Smile (The Jayhawks album)

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Smile
The Jayhawks Smile Cover Art.jpg
Studio album by The Jayhawks
Released May 9, 2000
Recorded Flower Studios, Minneapolis, MN
Genre Alternative rock, alternative country
Length 53:20
Label American
Producer Bob Ezrin
The Jayhawks chronology
Sound of Lies
(1997)
Smile
(2000)
Rainy Day Music
(2003)

Smile is the sixth studio album by American rock band The Jayhawks, released on May 9, 2000. It reached number 129 on the Billboard 200 and number 14 on Billboard's Top Internet Albums chart.

Smile marks a move away from the band's long-time alt-country stylings to a more pop approach.

Reception[edit]

Professional ratings
Review scores
Source Rating
AllMusic 3/5 stars[1]
American Songwriter 4/5 stars[2]
Entertainment Weekly B[3]
The Guardian 5/5 stars[4]
NME 6/10[5]
Pitchfork Media 7.5/10[6]
Q 3/5 stars[7]
Rolling Stone 2/5 stars[8]
The Rolling Stone Album Guide 3.5/5 stars[9]
The Village Voice C[10]

John Duffy of AllMusic noted that "the general shift in direction may alienate a few long-term fans, but much like friends Wilco achieved with their adventurous Summerteeth, Smile's modern touches may bring even more people into the band's orbit", concluding that "what never changes on the Jayhawks' albums, it seems, are the blissful melodies and well-constructed tunes, and that may just be enough for even the toughest critics."[1] Similarly, Ryan Kearney of Pitchfork Media noted that "If hardcore Mark Olson-era Jayhawks' fans felt betrayed by the dark pop of 1997's Sound of Lies, they'll be downright vigilant after hearing Smile", but that the album, while not as "artistically successful" as Summerteeth, was nonetheless "one of the finer, genuinely happy albums of the year."[6] The Guardian's Tom Cox hailed it as a "brilliant enough record ... written and delivered with the cynicism-free belief that rock'n'roll is still something vital and anthemic to the general public."[4]

In a mixed review, the NME wrote that "as sweet as it often is on the surface, it seems like there's something deeply selfish underpinning The Jayhawks' new approach."[5] The Village Voice's Robert Christgau wrote that the band, without Olson's contributions, were now "as vapid as late Poco and then some" and "aspire to the generalization level of transcendentalist parlor ballads, Hallmark cards, and, increasingly, Music Row."[10]

Track listing[edit]

  1. "Smile" (Gary Louris) – 3:50
  2. "I'm Gonna Make You Love Me" (Louris, Taylor Rhodes) – 3:40
  3. "What Led Me to This Town" (Gary Louris, Marc Perlman, Karen Grotberg, Tim O'Reagan) – 4:09
  4. "Somewhere in Ohio" (Perlman, Louris, O'Reagan, Bob Ezrin) – 3:39
  5. "A Break in the Clouds" (Louris, Perlman, Grotberg, O'Reagan) – 3:59
  6. "Queen of the World" (Louris, Ezrin) – 2:35
  7. "Life Floats By" (Louris, Perlman) – 4:42
  8. "Broken Harpoon" (Louris) – 3:31
  9. "Pretty Thing" (Louris, Perlman) – 4:18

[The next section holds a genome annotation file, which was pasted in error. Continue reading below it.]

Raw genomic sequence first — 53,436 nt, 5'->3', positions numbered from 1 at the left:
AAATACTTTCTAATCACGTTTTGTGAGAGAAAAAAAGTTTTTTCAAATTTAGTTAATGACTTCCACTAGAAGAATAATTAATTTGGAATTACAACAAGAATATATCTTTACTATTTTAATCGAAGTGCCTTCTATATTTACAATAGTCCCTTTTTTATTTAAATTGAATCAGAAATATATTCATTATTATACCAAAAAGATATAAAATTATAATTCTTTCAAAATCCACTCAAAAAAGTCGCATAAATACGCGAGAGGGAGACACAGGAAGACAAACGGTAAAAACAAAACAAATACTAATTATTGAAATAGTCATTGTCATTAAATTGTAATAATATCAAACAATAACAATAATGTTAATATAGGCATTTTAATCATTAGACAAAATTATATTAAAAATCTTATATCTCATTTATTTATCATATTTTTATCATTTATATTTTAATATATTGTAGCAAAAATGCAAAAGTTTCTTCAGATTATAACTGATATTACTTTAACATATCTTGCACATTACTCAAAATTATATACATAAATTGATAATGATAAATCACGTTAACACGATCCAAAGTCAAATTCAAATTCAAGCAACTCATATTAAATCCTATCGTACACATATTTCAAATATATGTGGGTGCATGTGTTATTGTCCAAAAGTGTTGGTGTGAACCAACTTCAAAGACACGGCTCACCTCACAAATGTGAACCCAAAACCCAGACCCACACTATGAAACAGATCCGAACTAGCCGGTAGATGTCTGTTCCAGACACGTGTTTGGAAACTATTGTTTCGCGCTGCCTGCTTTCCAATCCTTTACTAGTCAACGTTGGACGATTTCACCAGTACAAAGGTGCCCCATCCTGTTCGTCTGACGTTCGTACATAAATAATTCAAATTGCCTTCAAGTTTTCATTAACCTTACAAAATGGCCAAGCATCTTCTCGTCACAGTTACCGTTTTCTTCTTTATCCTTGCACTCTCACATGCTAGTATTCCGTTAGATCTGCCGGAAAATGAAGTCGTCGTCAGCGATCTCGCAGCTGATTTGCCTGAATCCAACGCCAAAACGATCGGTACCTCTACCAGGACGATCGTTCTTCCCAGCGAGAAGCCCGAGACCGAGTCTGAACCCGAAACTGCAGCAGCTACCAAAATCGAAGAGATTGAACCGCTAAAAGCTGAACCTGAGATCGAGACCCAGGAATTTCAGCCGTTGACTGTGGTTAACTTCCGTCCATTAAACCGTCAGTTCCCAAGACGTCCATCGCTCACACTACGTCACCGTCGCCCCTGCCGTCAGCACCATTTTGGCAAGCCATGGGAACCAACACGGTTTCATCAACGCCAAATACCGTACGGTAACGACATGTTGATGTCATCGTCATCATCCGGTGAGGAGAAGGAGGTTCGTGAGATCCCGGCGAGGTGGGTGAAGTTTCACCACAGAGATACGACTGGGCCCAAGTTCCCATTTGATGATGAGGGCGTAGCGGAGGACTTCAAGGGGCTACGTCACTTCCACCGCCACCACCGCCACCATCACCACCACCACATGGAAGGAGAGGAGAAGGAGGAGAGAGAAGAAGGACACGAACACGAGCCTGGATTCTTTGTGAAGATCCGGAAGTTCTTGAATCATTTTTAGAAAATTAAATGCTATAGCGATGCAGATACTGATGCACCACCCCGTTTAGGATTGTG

10. "Mr. Wilson" (Louris, O'Reagan) – 4:26
  11. "(In My) Wildest Dreams" (Louris, Perlman, Ezrin) – 4:30
  12. "Better Days" (Louris) – 4:36
  13. "Baby, Baby, Baby" (Louris) – 5:19
2014 expanded reissue bonus tracks
  1. "Who Made You King" (Louris, Perlman) – 5:42 (studio outtake – previously commercially unavailable)
  2. "Gypsy in the Mood" (Louris) – 1:16 (studio outtake)
  3. "A Part of You" (Louris, O'Reagan) – 3:14 (demo – previously unreleased)
  4. "Life's Little Ups and Downs" (Margaret Ann Rich) – 4:47 (Live at First Avenue, Minneapolis, MN, 12/30/2000 – previously unreleased)
  5. "Greta Garbo (Louris) – 3:50 (demo – previously unreleased)
  6. "Five Cornered Blues" (Louris, Mark Olson) – 4:00 (demo – previously unreleased)

Personnel[edit]

The Jayhawks
  • Gary Louris – guitar, vocals
  • Karen Grotberg – keyboards, vocals
  • Marc Perlman – bass, mandolin, vocals
  • Tim O'Reagan – drums, percussion, vocals
  • Kraig Johnson – guitar
Additional musicians
  • Bob Ezrin – synthesizer, percussion, accordion, keyboards, vocals, string arrangements
  • Eric Heywood – dobro, pedal steel guitar
  • Armadillo String Quartet – strings
  • Patrick Seymour – synthesizer
Production
  • Bob Ezrin – producer
  • Ed Ackerson – programming, engineer
  • Leon Zervos – mastering
  • Joseph Bishara – programming
  • Richard Werbowenko – programming
  • Jay Healy – engineer, mixing
  • Ok Hee Kim – assistant engineer
  • Jonathan Sacks – orchestration, string arrangements
  • David Katzenstein – cover photo
  • Ken Schles – photography
  • Josh Cheuse – art direction
  • Andy Wolf – studio technician

References[edit]

  1. ^ a b Duffy, John. "Smile – The Jayhawks". AllMusic. Retrieved June 15, 2011. 
  2. ^ Gaston, Greg (June 25, 2014). "The Jayhawks: Sound Of Lies, Smile and Rainy Day Music Reissues". American Songwriter. Retrieved November 6, 2016. 
  3. ^ "The Jayhawks: Smile". Entertainment Weekly: 78. May 12, 2000. 
  4. ^ a b Cox, Tom (May 5, 2000). "Weird science". The Guardian. Archived from the original on July 19, 2001. Retrieved June 15, 2011. 
  5. ^ a b "Smile". NME. May 20, 2000. Retrieved May 31, 2016. 
  6. ^ a b Kearney, Ryan (May 4, 2000). "The Jayhawks: Smile". Pitchfork Media. Retrieved June 15, 2011. 
  7. ^ Shepard, David (July 2000). "The Jayhawks: Smile". Q (166): 118. 
  8. ^ Zacharek, Stephanie (May 25, 2000). "The Jayhawks: Smile". Rolling Stone. Archived from the original on July 25, 2008. Retrieved May 31, 2016. 
  9. ^ Brackett, Nathan; Hoard, Christian, eds. (2004). The New Rolling Stone Album Guide. Simon & Schuster. pp. 423–24. ISBN 0-7432-0169-8. 
  10. ^ a b Christgau, Robert (April 3, 2001). "Consumer Guide: Vibrators". The Village Voice. Retrieved May 31, 2016. 

External links[edit]